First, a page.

Here was the zoological garden until 1930, yes, a second animal park next to that of Hagenbeck. Today’s park lake was called Großer Teich and had a “luminous fountain” in the middle of it even before 1930. In 1938 and 1953 the water fountains were extended. The facility, which today produces the water light concerts, has existed since 1973 and was extensively renovated in 2019.
Far Eastern garden atmosphere you can sniff in the Japanese garden. It is the largest of its kind in Europe. According to plans by Japanese garden architect Yoshikuni Araki, it was given to the people of Hamburg and their visitors in 1990 and has since been one of the biggest attractions in Planten un Blomen. The garden is located between the Congress Center and the Hamburg Fair.
Like other Japanese gardens, this one is a replica of real landscapes – only in miniature. The best example are the bonsai pines, which are brought into the desired reduced form by constant pruning. Natural stones are also an essential part of Japanese garden culture, as are streams and small ponds. At such a pond stands in Planten un Blomen the tea house, which offers tea ceremonies in the warmer season.
Beyond the covered walkway to the fair is the Japanese Landscape Garden, which was designed somewhat earlier by the same architect.
Another highlight is the rose garden very close to the CCH. He was only there, where today the so-called citizen gardens at the entrance Rentzelstraße are. The new rose garden was completely redesigned in the classical style with metal rose arches and blue rose balls and inaugurated in 1993. About 300 varieties of roses can be marveled at there.
Also this theme garden is located near the entrance Rentzelstraße under the TV tower. Behind white walls hide “Seven courtyards of health”. A wrought-iron gate to pass through gives us access to a variety of medicinal plants. Information boards, also in Braille, explain the therapeutic references to the layman.
Incidentally, between the apothecary garden and the rose garden is the music pavilion, which offers a partly inspiring program, especially on weekends. All free of charge !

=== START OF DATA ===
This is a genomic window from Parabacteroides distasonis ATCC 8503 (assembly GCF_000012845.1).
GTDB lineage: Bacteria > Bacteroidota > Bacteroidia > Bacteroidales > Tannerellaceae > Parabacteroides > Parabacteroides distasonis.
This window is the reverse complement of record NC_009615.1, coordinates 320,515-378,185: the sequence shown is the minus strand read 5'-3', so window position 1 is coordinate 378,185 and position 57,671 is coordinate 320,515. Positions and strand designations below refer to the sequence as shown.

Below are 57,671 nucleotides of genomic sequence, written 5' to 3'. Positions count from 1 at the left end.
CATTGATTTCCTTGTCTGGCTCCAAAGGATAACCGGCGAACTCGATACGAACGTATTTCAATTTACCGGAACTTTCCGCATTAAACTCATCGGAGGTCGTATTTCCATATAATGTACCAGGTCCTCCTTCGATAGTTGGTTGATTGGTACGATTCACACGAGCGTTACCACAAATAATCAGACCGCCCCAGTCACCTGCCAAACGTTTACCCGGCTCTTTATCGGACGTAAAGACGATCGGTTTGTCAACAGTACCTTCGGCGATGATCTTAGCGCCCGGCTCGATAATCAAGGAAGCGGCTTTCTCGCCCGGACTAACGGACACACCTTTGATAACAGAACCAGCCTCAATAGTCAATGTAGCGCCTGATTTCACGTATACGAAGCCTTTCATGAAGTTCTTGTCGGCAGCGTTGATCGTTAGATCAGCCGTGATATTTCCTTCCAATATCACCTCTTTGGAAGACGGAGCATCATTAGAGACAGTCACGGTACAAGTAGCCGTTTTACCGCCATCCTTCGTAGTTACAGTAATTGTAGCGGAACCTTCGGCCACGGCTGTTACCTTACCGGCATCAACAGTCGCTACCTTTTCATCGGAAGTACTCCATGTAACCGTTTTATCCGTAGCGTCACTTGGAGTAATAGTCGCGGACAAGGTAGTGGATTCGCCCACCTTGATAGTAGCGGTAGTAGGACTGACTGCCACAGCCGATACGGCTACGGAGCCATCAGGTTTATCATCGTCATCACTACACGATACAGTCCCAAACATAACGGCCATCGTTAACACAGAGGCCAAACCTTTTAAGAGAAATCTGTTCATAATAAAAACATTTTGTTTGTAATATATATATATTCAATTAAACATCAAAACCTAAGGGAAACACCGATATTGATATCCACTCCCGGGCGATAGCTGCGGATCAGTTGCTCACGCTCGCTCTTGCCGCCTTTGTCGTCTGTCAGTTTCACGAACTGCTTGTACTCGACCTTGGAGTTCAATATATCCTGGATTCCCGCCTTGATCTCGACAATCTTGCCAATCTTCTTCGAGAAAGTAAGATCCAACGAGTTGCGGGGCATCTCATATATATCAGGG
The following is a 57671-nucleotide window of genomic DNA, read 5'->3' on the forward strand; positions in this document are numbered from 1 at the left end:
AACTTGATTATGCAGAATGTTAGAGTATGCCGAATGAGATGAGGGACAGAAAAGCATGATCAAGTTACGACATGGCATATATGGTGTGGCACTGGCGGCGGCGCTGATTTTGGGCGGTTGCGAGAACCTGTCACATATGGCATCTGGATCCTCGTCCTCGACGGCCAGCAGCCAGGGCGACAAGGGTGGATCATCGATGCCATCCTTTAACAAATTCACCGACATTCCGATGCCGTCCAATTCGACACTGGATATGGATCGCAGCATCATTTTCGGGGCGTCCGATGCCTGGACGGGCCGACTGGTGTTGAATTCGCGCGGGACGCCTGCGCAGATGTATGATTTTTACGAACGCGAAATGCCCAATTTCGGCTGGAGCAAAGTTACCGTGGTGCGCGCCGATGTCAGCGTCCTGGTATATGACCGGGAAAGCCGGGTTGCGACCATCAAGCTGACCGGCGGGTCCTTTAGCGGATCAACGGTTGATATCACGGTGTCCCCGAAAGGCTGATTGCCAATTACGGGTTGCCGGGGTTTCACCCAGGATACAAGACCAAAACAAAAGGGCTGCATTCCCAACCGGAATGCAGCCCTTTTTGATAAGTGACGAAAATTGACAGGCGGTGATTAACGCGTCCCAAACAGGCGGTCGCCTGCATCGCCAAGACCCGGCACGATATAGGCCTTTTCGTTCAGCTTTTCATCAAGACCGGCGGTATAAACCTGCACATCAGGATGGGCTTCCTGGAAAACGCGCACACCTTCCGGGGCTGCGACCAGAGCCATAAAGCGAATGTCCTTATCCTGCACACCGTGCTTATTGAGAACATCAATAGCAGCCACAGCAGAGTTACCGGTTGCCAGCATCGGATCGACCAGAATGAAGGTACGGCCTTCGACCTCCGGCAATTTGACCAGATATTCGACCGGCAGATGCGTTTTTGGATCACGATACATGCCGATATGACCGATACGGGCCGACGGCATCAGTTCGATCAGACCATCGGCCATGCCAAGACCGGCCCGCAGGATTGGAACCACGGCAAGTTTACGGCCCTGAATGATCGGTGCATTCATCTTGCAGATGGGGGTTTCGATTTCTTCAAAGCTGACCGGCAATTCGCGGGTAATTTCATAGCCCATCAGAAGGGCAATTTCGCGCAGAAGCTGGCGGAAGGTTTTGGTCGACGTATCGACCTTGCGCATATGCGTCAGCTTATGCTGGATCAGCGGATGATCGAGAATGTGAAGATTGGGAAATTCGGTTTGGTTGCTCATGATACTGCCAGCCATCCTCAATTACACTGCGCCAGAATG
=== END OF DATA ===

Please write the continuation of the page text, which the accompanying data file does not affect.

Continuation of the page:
Museum für Hamburgische Geschichte
Bastion – Observatory – Museum
The museum is located exactly on a bastion of the former city fortifications of the 17th century. At its feet stretches today the southern part of Planten und Blomen, the Great ramparts. The red brick building looks baroque, but the building was erected only at the beginning of the 20th century. Since 1825 an observatory had stood exactly at this place, which was shifted 1912 because of increasing air and light pollution to Bergedorf.
It is very worthwhile to walk through this museum, but today we look at it only from the outside. And there, on the north side of the facade, 14 large statues stand out, in niches. They come from the extension of the medieval town hall at the Trostbrücke and were made between 1620 and 1649. In 1842, when the Great Fire raged for five days in the city center, attempts were made to stop it by blowing up the City Hall to create a breach that the fire would not overcome. This did not succeed, and only some documents and building components were saved, including the statues of the emperor. The architect of the Museum of Hamburg History, Fritz Schumacher, worked to ensure that these sculptures were inserted into the facade of this building.
Other architectural fragments
The Museum of Hamburg History has included other remains of destroyed buildings in its exterior, such as the portal of Cranz’s House, which was built in 1617 and demolished in 1890. It stood in the Große Reichenstraße in the old town.
In the 19th century, there was a music store Cranz here, which gave the name to the house.
All about "Greets"
- Duration: two to three hours and absolutely free
- Max. 6 people, no combination of different requests
- Meeting point and exact route: by agreement between guest and Greeter
- Request: please at least two weeks before desired date
- More about Greets